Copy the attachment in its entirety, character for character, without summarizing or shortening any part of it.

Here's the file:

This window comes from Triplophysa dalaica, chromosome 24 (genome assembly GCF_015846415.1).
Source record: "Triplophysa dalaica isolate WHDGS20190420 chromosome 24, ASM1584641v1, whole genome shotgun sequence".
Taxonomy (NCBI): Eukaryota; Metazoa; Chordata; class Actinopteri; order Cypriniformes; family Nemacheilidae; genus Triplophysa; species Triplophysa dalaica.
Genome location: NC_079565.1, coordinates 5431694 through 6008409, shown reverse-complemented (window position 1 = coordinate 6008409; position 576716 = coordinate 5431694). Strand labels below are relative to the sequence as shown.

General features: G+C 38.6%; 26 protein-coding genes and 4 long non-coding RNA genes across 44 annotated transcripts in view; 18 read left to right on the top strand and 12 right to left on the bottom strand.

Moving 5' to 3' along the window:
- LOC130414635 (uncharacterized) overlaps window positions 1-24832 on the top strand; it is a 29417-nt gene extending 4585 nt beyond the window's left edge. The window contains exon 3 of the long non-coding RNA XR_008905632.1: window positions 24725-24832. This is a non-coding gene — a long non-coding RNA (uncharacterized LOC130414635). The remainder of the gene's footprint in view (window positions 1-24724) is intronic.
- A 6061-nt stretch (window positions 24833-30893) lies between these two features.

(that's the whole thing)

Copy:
This window comes from Triplophysa dalaica, chromosome 24 (genome assembly GCF_015846415.1).
Source record: "Triplophysa dalaica isolate WHDGS20190420 chromosome 24, ASM1584641v1, whole genome shotgun sequence".
Taxonomy (NCBI): Eukaryota; Metazoa; Chordata; class Actinopteri; order Cypriniformes; family Nemacheilidae; genus Triplophysa; species Triplophysa dalaica.
Genome location: NC_079565.1, coordinates 5431694 through 6008409, shown reverse-complemented (window position 1 = coordinate 6008409; position 576716 = coordinate 5431694). Strand labels below are relative to the sequence as shown.

General features: G+C 38.6%; 26 protein-coding genes and 4 long non-coding RNA genes across 44 annotated transcripts in view; 18 read left to right on the top strand and 12 right to left on the bottom strand.

Moving 5' to 3' along the window:
- LOC130414635 (uncharacterized) overlaps window positions 1-24832 on the top strand; it is a 29417-nt gene extending 4585 nt beyond the window's left edge. The window contains exon 3 of the long non-coding RNA XR_008905632.1: window positions 24725-24832. This is a non-coding gene — a long non-coding RNA (uncharacterized LOC130414635). The remainder of the gene's footprint in view (window positions 1-24724) is intronic.
- A 6061-nt stretch (window positions 24833-30893) lies between these two features.